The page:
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Office of the Vice President

For Immediate Release December 3, 1997

I am pleased to announce that I have just concluded the first ever White House meeting of entertainment leaders -- including leaders of the major creative guilds -- who gathered together to personally commit themselves to take steps to stop glamorizing smoking in movies and television. They have committed to taking a leadership role in reaching out to their peers to educate them about the impact that on-screen smoking has on young people. Because of our conversations today, we are one step closer to the day when our movie and television screens are less often smoke screens to the dangers of tobacco.

Today, more and more children in America are smoking -- endangering themselves and those around them. We've seen evidence that smoking in the movies is up as well. According to an American Lung Association survey, 77 percent of all movies featured scenes of tobacco use -- and too often these scenes glamorized smoking.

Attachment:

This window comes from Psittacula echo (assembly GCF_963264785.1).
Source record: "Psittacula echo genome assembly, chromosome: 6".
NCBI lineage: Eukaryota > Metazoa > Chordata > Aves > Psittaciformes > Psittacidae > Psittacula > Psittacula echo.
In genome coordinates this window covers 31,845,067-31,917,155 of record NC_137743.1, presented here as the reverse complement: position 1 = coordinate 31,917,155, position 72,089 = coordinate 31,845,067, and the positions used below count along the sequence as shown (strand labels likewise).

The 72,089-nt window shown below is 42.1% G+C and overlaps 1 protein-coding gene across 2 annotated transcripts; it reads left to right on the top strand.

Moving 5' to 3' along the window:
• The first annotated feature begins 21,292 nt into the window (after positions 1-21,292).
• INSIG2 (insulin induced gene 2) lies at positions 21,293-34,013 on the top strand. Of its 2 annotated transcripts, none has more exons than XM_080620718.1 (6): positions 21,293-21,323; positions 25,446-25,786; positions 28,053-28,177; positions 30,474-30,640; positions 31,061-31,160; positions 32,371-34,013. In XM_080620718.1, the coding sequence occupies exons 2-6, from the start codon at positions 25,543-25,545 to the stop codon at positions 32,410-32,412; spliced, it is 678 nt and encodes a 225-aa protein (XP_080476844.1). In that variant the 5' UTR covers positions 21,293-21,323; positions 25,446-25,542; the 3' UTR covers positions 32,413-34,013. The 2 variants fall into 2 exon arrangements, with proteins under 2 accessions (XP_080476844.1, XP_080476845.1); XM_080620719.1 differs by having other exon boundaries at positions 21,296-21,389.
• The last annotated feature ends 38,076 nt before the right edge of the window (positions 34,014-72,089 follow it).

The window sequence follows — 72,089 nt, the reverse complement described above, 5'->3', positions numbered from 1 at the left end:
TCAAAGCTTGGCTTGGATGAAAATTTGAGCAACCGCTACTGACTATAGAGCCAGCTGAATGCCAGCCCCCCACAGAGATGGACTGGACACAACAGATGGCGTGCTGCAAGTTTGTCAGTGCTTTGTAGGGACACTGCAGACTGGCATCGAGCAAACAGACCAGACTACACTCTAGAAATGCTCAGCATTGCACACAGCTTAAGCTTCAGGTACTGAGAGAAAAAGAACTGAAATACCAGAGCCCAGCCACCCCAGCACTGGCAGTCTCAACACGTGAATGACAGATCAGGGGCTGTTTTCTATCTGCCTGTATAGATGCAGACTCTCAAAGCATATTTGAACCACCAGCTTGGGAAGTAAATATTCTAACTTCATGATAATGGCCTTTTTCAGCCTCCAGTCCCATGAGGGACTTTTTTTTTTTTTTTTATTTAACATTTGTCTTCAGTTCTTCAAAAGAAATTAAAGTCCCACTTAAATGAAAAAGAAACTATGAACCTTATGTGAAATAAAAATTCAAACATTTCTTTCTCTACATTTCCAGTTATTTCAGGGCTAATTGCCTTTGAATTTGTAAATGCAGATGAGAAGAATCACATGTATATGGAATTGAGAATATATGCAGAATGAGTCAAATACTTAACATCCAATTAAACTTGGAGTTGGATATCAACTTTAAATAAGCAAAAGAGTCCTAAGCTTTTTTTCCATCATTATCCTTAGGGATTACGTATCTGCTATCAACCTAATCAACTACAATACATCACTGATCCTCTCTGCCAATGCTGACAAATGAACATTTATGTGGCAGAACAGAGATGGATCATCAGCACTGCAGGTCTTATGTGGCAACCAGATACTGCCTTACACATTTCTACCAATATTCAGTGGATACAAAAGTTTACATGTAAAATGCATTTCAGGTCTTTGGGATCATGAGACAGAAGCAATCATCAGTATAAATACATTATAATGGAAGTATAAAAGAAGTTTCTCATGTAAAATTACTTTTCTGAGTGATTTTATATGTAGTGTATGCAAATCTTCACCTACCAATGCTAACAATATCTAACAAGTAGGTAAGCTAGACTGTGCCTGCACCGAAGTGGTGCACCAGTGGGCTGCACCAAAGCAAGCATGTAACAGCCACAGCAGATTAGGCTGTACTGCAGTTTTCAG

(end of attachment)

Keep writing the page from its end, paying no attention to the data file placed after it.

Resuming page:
Our creative community has an enormous impact on our lives. We all agree that balancing artistic freedom and responsible portrayals of smoking isn't easy. But what I learned today in our meeting is that the best way to find this balance is through education, outreach, and raising awareness. I have no doubt that increased consciousness about the dangers of tobacco will mean increased conscientiousness about how Hollywood portrays smoking.

Let me be clear, I am not advocating new government regulations or censorship. It's not Washington's job to tell authors and artists what to put in their movies and television shows. But every day in Washington, in Hollywood, and everywhere in between, Americans are dying because of smoking. We know that using tobacco doesn't make you vigorous, good looking, or popular. We know that we need to turn the tide against the glamorization of smoking. We will reach that goal when each of us takes responsibility for our actions and their effects on our nation's young people.